• the ability to email and/or telephone a designated person to ask questions and to receive a timely response. 

You may verify you undertook a distance learning programme through a certificate of completion or an equivalent which may be issued automatically online or sent by the organiser. 


This could include (but is not confined to) writing law books, articles or papers intended for publication or to be included in course materials for: 

  • students at tertiary level, both law students and others 
  • lawyers and legal executives 
  • other professions 

As with teachers, writers learn from the research they do and from the insights and ideas they develop as they reflect on their subject matter. If a writing activity does not require this sort of engagement it would not qualify. You will need to use your professional judgement about this.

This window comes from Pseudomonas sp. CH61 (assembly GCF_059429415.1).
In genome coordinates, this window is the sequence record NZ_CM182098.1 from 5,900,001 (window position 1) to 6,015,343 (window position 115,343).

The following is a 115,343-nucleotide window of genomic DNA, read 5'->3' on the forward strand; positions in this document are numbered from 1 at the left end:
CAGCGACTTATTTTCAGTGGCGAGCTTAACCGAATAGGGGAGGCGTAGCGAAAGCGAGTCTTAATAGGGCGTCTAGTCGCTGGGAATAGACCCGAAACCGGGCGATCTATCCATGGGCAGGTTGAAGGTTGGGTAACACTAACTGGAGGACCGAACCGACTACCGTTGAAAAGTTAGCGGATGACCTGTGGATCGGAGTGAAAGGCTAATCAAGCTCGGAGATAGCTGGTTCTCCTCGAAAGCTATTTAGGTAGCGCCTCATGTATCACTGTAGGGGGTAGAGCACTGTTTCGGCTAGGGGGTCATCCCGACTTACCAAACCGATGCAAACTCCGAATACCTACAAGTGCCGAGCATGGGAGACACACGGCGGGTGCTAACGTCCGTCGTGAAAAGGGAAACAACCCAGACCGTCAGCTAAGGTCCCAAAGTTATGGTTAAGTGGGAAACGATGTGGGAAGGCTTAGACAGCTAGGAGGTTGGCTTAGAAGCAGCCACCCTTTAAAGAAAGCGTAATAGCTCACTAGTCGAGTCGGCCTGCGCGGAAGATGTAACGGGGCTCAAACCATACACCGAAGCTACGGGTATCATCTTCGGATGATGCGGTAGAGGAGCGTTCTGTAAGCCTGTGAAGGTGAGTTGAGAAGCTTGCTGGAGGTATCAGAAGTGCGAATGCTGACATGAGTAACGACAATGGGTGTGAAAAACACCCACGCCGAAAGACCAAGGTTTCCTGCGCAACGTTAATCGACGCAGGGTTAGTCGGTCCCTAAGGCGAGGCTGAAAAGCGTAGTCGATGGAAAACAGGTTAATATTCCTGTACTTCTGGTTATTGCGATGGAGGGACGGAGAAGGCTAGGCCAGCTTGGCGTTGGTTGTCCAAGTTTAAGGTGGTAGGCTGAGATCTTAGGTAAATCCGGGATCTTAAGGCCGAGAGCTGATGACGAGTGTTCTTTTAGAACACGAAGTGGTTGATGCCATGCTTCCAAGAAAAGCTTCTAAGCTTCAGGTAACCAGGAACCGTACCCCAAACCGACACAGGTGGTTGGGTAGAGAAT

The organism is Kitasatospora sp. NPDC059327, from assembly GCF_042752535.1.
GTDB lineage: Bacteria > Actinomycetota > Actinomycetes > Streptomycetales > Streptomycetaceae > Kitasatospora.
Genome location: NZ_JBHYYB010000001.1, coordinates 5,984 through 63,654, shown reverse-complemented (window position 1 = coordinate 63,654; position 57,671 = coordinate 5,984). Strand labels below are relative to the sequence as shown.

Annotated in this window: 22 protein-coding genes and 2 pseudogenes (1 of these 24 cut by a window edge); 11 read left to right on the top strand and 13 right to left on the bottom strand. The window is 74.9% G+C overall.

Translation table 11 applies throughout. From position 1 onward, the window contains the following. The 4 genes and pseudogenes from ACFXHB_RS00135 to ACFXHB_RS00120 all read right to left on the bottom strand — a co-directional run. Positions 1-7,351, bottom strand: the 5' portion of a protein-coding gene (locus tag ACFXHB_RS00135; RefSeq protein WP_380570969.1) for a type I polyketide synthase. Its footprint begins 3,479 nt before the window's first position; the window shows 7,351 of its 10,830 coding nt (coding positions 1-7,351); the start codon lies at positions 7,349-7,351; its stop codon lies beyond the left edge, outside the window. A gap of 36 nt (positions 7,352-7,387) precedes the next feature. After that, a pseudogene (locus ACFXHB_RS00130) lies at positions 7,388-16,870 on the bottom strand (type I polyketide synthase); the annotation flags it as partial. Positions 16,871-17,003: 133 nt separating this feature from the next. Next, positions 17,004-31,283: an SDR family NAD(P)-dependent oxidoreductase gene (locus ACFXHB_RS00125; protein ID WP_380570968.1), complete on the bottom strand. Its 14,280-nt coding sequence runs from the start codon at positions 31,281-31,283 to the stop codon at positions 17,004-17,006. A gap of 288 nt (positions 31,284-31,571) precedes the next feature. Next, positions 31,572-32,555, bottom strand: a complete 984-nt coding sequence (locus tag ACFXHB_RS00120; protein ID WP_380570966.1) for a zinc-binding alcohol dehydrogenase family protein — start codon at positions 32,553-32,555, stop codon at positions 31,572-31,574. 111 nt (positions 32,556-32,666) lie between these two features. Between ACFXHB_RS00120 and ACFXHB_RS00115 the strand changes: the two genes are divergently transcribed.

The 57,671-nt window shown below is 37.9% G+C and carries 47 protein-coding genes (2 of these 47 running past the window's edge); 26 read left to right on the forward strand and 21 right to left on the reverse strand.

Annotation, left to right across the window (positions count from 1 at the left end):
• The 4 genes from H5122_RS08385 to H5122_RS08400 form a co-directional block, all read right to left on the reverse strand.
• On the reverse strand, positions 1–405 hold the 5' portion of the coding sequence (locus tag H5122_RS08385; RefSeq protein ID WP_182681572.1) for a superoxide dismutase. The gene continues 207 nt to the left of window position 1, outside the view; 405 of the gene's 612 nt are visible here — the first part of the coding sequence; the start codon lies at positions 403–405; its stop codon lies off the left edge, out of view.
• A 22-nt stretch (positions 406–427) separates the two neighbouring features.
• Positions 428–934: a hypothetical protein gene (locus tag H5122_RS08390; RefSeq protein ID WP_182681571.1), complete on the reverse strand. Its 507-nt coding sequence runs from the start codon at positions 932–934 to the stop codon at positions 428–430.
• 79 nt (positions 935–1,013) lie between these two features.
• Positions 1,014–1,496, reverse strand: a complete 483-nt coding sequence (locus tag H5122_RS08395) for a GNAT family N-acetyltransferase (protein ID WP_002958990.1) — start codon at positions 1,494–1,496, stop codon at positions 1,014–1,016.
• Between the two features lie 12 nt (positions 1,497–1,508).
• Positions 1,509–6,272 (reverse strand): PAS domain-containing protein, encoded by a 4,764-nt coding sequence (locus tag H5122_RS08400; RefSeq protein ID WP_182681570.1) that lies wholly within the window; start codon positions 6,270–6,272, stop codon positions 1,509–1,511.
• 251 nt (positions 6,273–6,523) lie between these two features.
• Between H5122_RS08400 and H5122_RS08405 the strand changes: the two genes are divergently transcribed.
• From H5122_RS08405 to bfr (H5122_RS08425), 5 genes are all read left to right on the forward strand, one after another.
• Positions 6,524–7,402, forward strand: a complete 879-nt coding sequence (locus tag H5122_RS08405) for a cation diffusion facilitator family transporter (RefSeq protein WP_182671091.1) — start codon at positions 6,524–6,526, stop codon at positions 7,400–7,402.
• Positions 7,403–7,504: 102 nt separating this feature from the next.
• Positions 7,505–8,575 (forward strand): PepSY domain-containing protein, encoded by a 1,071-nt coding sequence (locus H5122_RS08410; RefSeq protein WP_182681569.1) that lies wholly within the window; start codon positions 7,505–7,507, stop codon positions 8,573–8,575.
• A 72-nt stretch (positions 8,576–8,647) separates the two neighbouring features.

Writing offers an opportunity for interaction and evaluation in many ways, for instance through comments from editors, colleagues, reviewers and your targeted readers, either orally or in writing. 

You might verify your writing activities through: 

  • published tables of content and date of publication 
  • copies of published articles and date of publication
  • letters or emails from publishers, editors, course organisers 

These should be accompanied by a record of the time you spent. 

You should not count writing which is part of your regular employment as a lawyer. 

Law reform

You may count preparing as a lead or major drafter and presenting submissions on proposed reforms of the law or of legal processes and procedures on behalf of the Law Society, a legal association or similar in an objective manner. You could verify law reform activities by: 

  • a copy of your individual written contribution to the formal law reform submissions and an acknowledgement of receipt 
  • a notice/memo relating to oral submissions 

The above records should be accompanied by a record of the time you spent. 

You should not count preparing and presenting formal submissions 

  • as part of your regular employment 
  • on behalf of a client or a firm or employer or an interested party whether or not it is part of your paid employment or a pro bono activity. 

Mandatory CPD